Of course, when we ask this question, inevitable tensions arrive. A Christian vision of the common good, and what constitutes the common good, will be categorically different that what the world envisions. But, we still have to ask the question.

Christians, unfortunately, have swallowed the tribal identity politics hook, line, and sinker. We subscribe to what one thinker calls a “narrative of injury”: we believe we have been wronged and cheated. So, we circle our wagons, and defend ourselves from attack, and become as nasty as any other group. We do not always do this intentionally. It’s just that we have drunk so deeply of this deeply unchristian way of thinking about politics (a way of thinking we get from Nietzsche, quite frankly) that we cannot do/or even conceive of politics otherwise.

Now, as a Christian, you are welcome to certain political views, but you have to hold those views only after you have carefully thought about what would serve the common good.


  1. Two Kingdoms

Jesus’ conversation with Pilate in John 18 is instructive. Go read the whole thing. Pilate cannot comprehend what the heck Jesus is talking about. Pilate, in essence, is trying to strike a political deal. But Jesus isn’t playing ball.

From this text, and others, Christians have recognized, and unpacked to varying degree, the implications of a two-kingdom approach. The bottom line is this: We are citizens of one kingdom (Christ’s) before we are citizens of another (America). Full stop.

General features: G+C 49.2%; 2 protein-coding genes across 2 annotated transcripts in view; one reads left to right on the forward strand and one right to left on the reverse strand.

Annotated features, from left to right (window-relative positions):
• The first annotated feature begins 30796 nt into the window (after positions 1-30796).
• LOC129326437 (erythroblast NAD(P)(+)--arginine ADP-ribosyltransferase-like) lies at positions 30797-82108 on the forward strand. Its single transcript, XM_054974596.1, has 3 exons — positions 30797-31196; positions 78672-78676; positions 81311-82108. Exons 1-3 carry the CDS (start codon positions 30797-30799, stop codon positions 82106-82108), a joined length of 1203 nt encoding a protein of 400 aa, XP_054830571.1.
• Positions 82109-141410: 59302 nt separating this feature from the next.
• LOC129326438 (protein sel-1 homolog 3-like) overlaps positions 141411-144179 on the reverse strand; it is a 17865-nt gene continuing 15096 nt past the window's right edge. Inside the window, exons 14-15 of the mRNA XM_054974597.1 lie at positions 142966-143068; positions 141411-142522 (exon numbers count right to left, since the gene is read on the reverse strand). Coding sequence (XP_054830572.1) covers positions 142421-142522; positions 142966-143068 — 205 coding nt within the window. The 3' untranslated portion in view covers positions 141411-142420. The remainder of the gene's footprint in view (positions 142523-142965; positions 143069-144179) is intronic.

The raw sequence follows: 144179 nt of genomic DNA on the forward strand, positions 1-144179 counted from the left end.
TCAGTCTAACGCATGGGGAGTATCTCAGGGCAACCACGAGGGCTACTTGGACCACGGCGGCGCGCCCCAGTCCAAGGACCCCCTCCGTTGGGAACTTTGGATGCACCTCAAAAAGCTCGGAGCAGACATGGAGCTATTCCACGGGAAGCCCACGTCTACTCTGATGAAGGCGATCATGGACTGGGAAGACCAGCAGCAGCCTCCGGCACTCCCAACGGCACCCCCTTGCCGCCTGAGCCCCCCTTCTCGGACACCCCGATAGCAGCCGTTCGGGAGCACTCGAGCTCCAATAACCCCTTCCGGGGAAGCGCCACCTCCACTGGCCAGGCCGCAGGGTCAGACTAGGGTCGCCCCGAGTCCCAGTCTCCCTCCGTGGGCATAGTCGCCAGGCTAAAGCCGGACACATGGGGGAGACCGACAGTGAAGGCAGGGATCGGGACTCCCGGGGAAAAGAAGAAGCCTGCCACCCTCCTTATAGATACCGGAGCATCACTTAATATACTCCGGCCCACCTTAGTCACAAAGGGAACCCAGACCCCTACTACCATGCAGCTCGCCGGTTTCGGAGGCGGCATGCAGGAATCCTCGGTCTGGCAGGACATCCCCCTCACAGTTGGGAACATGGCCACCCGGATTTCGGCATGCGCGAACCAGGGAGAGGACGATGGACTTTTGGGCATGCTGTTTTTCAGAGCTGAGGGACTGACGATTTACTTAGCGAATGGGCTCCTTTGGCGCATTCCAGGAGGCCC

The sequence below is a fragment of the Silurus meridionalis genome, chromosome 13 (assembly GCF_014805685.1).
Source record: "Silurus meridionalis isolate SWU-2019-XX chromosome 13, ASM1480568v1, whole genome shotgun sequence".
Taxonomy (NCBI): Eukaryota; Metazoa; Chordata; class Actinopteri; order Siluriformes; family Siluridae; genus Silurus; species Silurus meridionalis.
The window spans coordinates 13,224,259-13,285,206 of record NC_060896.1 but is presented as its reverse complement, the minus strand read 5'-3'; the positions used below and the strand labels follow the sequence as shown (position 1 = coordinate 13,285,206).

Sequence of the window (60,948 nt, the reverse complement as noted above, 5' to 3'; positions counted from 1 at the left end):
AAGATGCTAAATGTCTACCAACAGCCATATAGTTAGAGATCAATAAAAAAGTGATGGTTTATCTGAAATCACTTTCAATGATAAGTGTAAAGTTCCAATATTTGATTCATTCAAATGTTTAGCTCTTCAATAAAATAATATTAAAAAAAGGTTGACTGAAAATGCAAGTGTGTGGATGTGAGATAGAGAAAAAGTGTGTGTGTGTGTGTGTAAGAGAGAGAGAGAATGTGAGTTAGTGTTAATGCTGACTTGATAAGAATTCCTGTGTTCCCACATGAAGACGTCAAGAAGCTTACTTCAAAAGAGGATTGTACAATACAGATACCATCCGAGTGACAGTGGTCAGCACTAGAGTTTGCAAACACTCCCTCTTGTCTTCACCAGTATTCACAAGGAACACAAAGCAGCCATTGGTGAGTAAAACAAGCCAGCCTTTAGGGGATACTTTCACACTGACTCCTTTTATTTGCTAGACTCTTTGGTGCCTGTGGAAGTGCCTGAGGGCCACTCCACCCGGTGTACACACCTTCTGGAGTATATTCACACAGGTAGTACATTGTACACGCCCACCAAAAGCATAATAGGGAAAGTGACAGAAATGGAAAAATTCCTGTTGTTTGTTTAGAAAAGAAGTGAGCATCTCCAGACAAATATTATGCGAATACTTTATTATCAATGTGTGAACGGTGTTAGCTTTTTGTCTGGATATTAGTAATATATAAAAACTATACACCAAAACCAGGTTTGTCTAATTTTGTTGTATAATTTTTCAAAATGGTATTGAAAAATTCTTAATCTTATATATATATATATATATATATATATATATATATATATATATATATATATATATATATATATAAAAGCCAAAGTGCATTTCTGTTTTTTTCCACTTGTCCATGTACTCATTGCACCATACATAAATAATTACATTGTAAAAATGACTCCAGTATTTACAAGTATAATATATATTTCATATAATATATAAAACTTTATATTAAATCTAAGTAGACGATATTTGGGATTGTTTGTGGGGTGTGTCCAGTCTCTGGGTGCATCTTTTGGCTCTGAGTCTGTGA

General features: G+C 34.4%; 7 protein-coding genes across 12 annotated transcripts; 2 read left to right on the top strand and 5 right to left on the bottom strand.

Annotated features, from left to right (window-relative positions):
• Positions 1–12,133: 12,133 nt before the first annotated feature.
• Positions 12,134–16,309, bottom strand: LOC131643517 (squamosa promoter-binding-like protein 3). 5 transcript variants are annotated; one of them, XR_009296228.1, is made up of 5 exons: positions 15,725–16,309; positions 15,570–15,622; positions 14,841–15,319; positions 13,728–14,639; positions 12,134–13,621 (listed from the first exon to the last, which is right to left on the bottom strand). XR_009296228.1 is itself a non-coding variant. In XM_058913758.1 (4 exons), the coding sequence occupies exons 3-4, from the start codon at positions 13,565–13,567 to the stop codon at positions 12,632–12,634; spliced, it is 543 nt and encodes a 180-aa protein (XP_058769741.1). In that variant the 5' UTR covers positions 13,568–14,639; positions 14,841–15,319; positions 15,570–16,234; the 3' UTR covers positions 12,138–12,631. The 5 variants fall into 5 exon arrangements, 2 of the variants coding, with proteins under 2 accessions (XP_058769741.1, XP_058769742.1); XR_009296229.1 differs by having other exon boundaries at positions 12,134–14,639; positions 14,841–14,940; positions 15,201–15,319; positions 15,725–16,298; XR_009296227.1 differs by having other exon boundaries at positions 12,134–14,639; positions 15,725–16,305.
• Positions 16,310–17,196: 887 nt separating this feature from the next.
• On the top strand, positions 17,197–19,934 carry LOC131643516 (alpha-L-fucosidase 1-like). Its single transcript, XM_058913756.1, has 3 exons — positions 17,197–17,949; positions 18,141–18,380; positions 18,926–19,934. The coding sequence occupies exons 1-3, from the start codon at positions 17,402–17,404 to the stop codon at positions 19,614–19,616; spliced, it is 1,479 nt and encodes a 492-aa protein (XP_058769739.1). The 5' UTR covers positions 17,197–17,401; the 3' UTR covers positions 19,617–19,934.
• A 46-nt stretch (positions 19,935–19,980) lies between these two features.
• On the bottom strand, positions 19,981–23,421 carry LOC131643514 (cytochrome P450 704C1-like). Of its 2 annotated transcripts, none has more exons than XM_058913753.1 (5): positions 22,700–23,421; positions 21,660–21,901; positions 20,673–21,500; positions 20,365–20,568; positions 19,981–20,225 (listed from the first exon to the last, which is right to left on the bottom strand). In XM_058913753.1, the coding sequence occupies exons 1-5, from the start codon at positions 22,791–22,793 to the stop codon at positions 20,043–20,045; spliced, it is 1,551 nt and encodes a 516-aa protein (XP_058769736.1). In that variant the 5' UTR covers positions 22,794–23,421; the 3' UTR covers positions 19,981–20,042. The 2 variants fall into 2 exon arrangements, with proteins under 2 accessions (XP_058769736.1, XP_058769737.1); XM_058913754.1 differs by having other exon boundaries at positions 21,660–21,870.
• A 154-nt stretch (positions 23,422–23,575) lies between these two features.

Our political views, in other words, will be fraught with difficulty as we try to hold these two tensions.

A guy I know, who has spent much time working in Washington DC, says, “Think about it. The Christian vote should be the hardest to get.”

There are just so many tensions in a Christian appraisal of political positions.

Perhaps immigration serves as a fitting example. Issues of national security, issues of controlling drug trafficking, issues of rule of law are important. When run through the “common good” filter, we can make a case for bringing immigration under greater degree of care and wisdom and prudence.

However, we are Christians. And as such, we have to learn how to proceed with an issue like immigration while at the same time holding the tension of the Bible’s clear, clear, clear commands to exercise concern for the what the Old Testament would call the “sojourner” or the “stranger.”

It is such a prominent idea in the Bible. Try taking a pair of scissors and cutting out all mentions of the stranger, and the need to show them grace, in the Old Testament. You’ll cut the thing to pieces. (Don’t actually do this, you see my point.)

This “sojourner” in the Old Testament becomes the closest thing that we have to the immigrant, and the Bible has much to say about this. And yes, the fact that it is in the Old Testament, and that we are not Israel, doesn’t cancel our responsibility to emulate the ethic.